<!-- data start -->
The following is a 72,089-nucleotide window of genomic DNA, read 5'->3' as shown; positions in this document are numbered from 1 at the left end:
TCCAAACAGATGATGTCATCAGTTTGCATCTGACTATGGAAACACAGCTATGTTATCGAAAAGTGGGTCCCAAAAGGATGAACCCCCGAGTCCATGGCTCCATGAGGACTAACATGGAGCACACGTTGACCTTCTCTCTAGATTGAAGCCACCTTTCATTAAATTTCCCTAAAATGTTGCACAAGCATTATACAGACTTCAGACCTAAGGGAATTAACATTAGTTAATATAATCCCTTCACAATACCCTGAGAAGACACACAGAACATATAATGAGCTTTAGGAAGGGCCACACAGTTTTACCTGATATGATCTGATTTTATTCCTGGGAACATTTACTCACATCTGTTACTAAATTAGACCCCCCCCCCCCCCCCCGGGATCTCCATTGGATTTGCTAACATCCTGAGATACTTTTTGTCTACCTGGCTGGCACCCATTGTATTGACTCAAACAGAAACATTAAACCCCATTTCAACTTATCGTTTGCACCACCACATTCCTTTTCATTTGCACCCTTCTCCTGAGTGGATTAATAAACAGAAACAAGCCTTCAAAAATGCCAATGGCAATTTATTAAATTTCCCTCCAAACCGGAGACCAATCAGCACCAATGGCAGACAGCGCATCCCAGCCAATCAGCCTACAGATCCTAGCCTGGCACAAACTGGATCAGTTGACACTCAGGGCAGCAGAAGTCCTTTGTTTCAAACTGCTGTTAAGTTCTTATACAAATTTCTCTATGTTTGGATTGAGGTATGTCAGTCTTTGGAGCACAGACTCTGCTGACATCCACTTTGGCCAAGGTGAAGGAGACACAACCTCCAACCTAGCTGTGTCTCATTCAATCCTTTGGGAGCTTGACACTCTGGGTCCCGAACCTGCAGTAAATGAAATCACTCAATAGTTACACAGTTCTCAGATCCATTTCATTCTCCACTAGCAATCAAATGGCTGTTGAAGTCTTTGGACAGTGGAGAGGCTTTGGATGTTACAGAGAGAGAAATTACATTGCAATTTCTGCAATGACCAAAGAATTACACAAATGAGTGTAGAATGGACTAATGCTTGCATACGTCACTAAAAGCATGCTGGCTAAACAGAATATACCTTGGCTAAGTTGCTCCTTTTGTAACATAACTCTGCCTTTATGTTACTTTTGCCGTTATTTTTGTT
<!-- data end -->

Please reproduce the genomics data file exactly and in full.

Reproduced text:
The following is a 72,089-nucleotide window of genomic DNA, read 5'->3' as shown; positions in this document are numbered from 1 at the left end:
TCCAAACAGATGATGTCATCAGTTTGCATCTGACTATGGAAACACAGCTATGTTATCGAAAAGTGGGTCCCAAAAGGATGAACCCCCGAGTCCATGGCTCCATGAGGACTAACATGGAGCACACGTTGACCTTCTCTCTAGATTGAAGCCACCTTTCATTAAATTTCCCTAAAATGTTGCACAAGCATTATACAGACTTCAGACCTAAGGGAATTAACATTAGTTAATATAATCCCTTCACAATACCCTGAGAAGACACACAGAACATATAATGAGCTTTAGGAAGGGCCACACAGTTTTACCTGATATGATCTGATTTTATTCCTGGGAACATTTACTCACATCTGTTACTAAATTAGACCCCCCCCCCCCCCCCCGGGATCTCCATTGGATTTGCTAACATCCTGAGATACTTTTTGTCTACCTGGCTGGCACCCATTGTATTGACTCAAACAGAAACATTAAACCCCATTTCAACTTATCGTTTGCACCACCACATTCCTTTTCATTTGCACCCTTCTCCTGAGTGGATTAATAAACAGAAACAAGCCTTCAAAAATGCCAATGGCAATTTATTAAATTTCCCTCCAAACCGGAGACCAATCAGCACCAATGGCAGACAGCGCATCCCAGCCAATCAGCCTACAGATCCTAGCCTGGCACAAACTGGATCAGTTGACACTCAGGGCAGCAGAAGTCCTTTGTTTCAAACTGCTGTTAAGTTCTTATACAAATTTCTCTATGTTTGGATTGAGGTATGTCAGTCTTTGGAGCACAGACTCTGCTGACATCCACTTTGGCCAAGGTGAAGGAGACACAACCTCCAACCTAGCTGTGTCTCATTCAATCCTTTGGGAGCTTGACACTCTGGGTCCCGAACCTGCAGTAAATGAAATCACTCAATAGTTACACAGTTCTCAGATCCATTTCATTCTCCACTAGCAATCAAATGGCTGTTGAAGTCTTTGGACAGTGGAGAGGCTTTGGATGTTACAGAGAGAGAAATTACATTGCAATTTCTGCAATGACCAAAGAATTACACAAATGAGTGTAGAATGGACTAATGCTTGCATACGTCACTAAAAGCATGCTGGCTAAACAGAATATACCTTGGCTAAGTTGCTCCTTTTGTAACATAACTCTGCCTTTATGTTACTTTTGCCGTTATTTTTGTT